The Freddie Fixer Parade Encourages Everyone To Volunteer And Is Always Looking For Individuals And Groups Willing To Promote The Cause Of The Freddie Fixer Parade. You "CAN" Make a Difference In Your Community!
The Freddie Fixer Parade Organization Has Been Working With Ex-Offenders For Over Twenty Years. If You, Or Someone You Know Has A Criminal Record And Have Not Been Arrested For At Least Three To Five Years After Completing Probation, They May Be Eligible To Submit A Petition To: The State Of Connecticut Board Of Pardons And Parole For Possible Erasure Of Their Criminal History.
For More Information, Please Call The State Of Connecticut Board Of
Pardons And Paroles At: 203-805-6605
This Program Is Extensive, And Cannot Be Compared With Any Other Program In The Entire State Of Connecticut Because Of The Unconditional Dedication To All Of Those Who Are Currently Affected, And Those Who Have Been Affected In Year's Past.
The Freddie Fixer Ex-Offender Program Provides A Free And Confidential Service To All, Regardless Of Race, Sex, Creed Or Color, In Helping People Restore Their Lives From Struggling As A Result Of Sustaining A Criminal Conviction.
To Place More Emphasis Of How The Freddie Fixer Ex-Offender Program Is Totally Dedicated To This Process, Invites Have Been Sent To The US Marshall's Safe Surrender Program Which Is Aimed At Providing A Confidential And Volunteer Service For Non-Violent Offenders Who Have Active Warrants Anywhere In The State Of Connecticut.
Fugitive Safe Surrender FAQs
1. Can I turn myself in at a Fugitive Safe Surrender site even if my warrant is NOT from the county where FSS is taking place?
Fugitive Safe Surrender benefits people with a warrant issued by the county where the program is being held. If you are wanted by law enforcement in the county where the program is occurring, you will be welcomed at that Fugitive Safe Surrender site.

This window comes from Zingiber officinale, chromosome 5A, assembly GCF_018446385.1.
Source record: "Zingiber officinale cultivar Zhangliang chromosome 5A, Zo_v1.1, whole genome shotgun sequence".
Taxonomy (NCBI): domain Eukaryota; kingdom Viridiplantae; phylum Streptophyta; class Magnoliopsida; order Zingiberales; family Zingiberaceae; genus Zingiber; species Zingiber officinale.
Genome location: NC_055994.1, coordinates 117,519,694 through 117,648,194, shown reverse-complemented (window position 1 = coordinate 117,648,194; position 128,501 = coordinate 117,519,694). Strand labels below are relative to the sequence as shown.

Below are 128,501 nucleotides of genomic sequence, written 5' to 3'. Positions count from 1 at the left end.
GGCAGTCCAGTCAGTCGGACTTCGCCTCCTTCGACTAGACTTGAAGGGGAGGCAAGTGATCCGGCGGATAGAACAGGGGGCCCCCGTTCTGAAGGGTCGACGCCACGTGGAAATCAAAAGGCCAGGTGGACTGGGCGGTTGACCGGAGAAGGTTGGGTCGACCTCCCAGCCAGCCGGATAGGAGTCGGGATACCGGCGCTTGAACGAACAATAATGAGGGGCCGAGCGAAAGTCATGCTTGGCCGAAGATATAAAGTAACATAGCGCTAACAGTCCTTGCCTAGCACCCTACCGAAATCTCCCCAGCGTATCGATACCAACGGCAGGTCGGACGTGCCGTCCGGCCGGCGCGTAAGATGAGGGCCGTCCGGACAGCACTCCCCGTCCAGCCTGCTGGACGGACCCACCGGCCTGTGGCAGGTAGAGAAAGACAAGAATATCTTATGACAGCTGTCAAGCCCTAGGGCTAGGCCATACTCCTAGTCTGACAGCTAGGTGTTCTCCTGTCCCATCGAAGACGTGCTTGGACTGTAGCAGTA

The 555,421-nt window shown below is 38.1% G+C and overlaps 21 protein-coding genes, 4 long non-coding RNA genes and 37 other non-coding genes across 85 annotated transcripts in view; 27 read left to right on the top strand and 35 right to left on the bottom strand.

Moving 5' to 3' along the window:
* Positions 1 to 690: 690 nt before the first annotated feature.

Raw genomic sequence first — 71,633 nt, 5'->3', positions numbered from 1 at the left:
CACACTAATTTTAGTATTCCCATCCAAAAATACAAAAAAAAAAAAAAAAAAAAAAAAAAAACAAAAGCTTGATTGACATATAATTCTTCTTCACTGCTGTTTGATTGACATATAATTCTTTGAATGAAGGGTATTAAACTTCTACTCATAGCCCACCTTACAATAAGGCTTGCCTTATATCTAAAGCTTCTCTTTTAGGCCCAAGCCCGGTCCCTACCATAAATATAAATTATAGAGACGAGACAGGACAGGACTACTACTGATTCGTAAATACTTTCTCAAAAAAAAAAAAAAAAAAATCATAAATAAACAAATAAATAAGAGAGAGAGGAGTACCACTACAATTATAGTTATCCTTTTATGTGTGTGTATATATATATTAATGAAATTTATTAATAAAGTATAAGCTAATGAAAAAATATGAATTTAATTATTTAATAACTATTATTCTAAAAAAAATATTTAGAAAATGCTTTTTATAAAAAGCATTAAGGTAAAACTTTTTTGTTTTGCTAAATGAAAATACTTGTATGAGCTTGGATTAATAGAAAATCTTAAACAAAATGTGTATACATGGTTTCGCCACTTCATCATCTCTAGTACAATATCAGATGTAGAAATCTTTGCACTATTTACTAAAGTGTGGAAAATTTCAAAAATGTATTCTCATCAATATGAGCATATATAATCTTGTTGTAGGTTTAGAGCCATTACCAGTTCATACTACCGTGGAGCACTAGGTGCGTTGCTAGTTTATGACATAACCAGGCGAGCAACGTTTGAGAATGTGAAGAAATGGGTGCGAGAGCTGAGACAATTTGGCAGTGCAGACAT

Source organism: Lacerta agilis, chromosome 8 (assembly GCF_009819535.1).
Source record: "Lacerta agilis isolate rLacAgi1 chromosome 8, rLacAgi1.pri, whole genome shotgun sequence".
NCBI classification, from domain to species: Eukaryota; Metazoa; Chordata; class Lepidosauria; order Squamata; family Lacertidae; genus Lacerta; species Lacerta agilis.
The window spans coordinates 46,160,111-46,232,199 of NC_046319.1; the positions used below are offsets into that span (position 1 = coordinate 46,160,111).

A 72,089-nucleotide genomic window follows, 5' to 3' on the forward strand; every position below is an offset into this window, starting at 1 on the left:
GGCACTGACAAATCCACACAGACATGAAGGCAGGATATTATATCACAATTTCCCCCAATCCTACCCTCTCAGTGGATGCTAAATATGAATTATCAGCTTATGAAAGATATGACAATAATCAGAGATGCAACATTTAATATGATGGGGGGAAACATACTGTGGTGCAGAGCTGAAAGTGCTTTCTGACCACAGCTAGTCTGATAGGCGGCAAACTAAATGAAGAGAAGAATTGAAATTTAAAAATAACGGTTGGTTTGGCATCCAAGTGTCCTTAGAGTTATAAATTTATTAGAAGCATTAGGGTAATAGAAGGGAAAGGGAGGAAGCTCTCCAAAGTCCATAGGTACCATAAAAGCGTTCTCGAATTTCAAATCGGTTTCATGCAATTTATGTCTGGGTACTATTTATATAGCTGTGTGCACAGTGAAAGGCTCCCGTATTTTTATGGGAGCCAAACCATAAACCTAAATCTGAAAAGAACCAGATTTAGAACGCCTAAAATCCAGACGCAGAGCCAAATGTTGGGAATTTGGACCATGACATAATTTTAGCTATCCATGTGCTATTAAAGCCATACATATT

If you have a warrant from a different city or county than where FSS is currently underway, you may still surrender at FSS, but your chances of being taken into custody may be GREATER because authorities from the city or county where your warrant was issued will not be present at the host church.
2. Will there be attorneys on-site where I surrender to assist me?
Yes. In fact, in many Fugitive Safe Surrender cities, the local Public Defender’s Office is a participating partner in the program.
3. Will I go to jail if I turn myself in at FSS?
Everyone’s case is different. However, in most locations, 90% or more of people who surrender during FSS do NOT go to jail. They are released directly from the church where they surrendered within hours of turning themselves in.
This is because most persons who surrender during FSS are wanted for non-violent offenses and have no history of violence.
4. I don’t have a driver’s license. What sort of ID do I need to bring?
You can bring any form of ID that you have – Social Security card, birth certificate, Medicare/Medicaid card, etc. If you do not have any ID, you may still turn yourself in during Fugitive Safe Surrender. Most FSS participants will be fingerprinted once they register at the surrender site.
5. Do I have to be there at 9am or can I come any time during the day?
Fugitive Safe Surrender typically operates from 9am to 5pm over a specified 4-day period. You are welcome during those hours. You may also arrive earlier than 9am during those four days if you wish to reduce your wait time.
6. Do you provide child care at the site?
Some churches hosting Fugitive Safe Surrender sites provide child care. Please check with the FSS site in your area prior to bringing children with you. In addition, some Fugitive Safe Surrender sites offer information on local social services, such as jobs, health care, housing, drug rehabilitation, etc.
7. Where are the future sites of the program? What is the future schedule?
The Marshals Service plans to sponsor Fugitive Safe Surrender at additional sites as funding becomes available. The future sites and schedules will be listed on this website, so keep checking back for updates.
8. Can I still turn myself in if I am wanted on a violent charge?